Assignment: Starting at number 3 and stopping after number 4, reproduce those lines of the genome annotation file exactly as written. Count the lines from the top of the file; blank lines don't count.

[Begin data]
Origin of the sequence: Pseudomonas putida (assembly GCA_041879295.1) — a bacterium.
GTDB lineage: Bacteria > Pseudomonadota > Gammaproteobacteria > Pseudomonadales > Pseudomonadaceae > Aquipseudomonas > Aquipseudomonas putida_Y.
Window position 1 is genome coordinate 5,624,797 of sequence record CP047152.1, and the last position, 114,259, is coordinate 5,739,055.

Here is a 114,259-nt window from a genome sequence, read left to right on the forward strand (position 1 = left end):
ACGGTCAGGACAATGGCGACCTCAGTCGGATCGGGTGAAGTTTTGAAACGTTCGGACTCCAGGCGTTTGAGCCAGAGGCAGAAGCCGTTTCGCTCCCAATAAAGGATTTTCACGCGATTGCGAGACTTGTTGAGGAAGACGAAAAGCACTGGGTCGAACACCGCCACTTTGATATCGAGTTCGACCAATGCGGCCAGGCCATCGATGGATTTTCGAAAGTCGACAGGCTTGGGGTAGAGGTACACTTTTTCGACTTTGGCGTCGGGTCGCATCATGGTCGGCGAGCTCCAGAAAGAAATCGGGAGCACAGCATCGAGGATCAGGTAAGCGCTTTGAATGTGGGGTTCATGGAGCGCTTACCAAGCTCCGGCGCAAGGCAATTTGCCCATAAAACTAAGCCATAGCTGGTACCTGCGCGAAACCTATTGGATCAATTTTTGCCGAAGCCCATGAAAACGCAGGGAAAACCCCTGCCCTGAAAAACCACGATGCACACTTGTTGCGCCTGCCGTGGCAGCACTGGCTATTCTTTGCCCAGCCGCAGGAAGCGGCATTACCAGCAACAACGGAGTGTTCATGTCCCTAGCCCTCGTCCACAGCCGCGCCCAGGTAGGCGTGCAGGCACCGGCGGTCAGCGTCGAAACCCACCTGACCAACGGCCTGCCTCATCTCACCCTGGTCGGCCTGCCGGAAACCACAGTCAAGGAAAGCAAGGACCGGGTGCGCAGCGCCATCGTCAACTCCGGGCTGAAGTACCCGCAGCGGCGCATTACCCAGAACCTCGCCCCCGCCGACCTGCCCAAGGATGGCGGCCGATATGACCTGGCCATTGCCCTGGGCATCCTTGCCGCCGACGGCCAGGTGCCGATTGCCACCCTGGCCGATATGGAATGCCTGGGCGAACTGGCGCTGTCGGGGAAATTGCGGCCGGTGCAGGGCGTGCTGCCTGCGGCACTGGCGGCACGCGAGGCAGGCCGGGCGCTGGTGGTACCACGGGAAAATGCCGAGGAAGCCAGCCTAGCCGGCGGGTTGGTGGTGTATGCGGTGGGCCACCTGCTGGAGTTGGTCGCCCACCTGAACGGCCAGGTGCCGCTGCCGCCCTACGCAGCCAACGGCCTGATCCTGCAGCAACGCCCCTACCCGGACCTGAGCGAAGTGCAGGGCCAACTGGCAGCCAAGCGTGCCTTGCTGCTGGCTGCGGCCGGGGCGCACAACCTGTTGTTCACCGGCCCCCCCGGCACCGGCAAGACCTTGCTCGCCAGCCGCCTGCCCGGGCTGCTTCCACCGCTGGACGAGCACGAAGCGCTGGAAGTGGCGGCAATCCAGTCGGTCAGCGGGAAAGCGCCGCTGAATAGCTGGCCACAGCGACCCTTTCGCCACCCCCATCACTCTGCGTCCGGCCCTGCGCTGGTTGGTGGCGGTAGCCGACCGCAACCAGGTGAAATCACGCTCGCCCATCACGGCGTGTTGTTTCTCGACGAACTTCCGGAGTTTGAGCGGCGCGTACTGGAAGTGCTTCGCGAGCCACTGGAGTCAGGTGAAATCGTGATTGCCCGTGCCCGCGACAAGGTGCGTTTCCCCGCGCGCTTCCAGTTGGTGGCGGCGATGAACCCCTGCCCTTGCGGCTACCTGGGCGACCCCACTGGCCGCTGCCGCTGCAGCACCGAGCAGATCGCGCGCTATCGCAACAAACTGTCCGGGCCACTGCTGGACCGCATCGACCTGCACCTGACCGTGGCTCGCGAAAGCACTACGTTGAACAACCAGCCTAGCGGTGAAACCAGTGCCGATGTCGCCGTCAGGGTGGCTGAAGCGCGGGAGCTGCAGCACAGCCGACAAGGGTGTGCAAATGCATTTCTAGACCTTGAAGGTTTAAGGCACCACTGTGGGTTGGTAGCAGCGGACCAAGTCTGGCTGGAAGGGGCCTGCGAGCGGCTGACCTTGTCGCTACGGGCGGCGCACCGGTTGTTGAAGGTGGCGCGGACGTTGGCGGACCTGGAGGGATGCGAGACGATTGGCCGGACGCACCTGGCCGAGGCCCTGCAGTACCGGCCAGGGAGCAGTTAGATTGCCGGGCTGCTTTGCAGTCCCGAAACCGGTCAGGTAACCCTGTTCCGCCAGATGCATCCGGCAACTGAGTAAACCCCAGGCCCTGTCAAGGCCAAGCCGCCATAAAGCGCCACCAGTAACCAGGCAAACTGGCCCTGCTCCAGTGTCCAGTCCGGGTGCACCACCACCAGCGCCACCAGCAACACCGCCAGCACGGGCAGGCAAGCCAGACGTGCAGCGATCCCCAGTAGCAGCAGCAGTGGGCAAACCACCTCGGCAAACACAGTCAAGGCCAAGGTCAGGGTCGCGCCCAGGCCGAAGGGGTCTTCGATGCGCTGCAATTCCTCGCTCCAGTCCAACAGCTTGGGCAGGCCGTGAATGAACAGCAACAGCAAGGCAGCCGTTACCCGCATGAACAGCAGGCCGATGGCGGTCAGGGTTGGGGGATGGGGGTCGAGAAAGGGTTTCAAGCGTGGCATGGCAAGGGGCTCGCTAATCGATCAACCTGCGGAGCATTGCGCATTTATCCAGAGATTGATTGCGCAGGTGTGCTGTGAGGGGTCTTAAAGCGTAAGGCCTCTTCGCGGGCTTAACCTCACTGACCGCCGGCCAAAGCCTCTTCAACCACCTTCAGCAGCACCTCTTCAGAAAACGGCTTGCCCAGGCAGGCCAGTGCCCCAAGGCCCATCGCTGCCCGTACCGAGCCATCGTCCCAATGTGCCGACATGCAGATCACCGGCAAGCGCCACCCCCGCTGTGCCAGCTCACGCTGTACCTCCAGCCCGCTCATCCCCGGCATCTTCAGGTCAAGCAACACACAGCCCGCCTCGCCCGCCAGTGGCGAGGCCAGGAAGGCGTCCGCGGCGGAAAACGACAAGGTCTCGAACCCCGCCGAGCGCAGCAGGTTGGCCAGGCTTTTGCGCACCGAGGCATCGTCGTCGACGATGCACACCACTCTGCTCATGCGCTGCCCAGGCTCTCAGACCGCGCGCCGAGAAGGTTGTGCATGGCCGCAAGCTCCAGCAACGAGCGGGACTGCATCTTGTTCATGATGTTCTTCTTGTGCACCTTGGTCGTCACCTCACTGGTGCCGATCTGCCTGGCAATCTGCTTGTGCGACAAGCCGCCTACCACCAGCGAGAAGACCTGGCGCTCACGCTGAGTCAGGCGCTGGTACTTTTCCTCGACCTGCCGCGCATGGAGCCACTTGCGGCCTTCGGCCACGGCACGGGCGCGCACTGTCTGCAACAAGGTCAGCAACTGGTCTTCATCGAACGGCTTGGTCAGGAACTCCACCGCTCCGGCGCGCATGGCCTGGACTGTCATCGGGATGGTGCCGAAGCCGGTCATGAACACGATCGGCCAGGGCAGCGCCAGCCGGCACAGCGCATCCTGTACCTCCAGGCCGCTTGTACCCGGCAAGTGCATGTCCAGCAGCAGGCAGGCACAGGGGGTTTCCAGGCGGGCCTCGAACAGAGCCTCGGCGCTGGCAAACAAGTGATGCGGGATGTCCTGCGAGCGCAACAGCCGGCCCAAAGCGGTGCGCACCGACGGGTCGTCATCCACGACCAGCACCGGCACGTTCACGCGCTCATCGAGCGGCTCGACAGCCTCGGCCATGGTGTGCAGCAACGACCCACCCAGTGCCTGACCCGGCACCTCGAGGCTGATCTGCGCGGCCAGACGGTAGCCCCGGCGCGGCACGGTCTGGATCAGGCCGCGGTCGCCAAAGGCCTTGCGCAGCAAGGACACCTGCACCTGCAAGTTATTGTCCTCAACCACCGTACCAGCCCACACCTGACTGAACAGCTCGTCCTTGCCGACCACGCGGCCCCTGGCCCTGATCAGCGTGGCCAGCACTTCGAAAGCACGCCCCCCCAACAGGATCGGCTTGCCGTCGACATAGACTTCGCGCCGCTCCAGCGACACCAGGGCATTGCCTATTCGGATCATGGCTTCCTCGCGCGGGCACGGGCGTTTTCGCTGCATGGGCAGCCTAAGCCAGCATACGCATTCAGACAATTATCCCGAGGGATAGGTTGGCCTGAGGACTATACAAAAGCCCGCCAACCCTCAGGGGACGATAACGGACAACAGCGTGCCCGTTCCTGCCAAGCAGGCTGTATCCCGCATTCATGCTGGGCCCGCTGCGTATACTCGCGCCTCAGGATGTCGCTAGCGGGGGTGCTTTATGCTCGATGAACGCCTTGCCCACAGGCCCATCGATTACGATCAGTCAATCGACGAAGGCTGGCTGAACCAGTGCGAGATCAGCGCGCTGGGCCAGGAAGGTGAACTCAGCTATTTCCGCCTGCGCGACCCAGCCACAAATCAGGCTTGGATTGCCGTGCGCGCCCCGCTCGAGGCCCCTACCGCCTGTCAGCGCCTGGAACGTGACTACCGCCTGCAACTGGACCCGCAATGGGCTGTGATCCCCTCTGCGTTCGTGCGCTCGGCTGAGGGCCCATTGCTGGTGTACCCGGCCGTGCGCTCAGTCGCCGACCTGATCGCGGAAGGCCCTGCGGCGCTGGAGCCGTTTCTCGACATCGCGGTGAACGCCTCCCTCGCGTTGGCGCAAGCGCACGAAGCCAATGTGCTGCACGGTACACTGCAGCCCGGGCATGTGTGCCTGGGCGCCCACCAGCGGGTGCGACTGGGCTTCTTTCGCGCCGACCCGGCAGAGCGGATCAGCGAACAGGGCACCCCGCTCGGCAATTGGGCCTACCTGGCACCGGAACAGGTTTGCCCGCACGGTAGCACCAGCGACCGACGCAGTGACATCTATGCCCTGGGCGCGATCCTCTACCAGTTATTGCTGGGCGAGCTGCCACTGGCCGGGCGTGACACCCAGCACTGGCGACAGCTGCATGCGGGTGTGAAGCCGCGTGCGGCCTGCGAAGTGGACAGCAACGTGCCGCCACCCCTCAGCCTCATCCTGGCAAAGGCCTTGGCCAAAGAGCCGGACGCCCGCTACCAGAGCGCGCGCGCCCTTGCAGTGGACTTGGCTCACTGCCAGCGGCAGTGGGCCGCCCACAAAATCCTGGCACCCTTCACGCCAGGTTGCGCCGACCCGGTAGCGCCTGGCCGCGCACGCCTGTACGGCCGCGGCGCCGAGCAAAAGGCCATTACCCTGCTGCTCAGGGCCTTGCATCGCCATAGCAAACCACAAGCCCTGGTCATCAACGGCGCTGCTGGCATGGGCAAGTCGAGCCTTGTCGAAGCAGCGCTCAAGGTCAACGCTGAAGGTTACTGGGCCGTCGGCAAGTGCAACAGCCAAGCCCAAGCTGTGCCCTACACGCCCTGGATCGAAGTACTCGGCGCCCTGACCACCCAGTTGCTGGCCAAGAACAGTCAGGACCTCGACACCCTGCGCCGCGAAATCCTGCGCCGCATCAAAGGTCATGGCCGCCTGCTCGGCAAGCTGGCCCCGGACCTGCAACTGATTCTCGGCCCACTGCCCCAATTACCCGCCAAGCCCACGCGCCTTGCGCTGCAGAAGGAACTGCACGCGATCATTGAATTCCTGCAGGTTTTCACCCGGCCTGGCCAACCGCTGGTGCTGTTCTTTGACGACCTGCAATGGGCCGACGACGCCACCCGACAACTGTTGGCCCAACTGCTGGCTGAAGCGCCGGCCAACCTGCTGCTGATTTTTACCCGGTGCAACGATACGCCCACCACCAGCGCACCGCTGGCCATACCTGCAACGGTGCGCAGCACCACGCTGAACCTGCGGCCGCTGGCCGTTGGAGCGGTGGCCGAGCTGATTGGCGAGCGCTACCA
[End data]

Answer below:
Window position 1 is genome coordinate 5,624,797 of sequence record CP047152.1, and the last position, 114,259, is coordinate 5,739,055.

Here is a 114,259-nt window from a genome sequence, read left to right on the forward strand (position 1 = left end):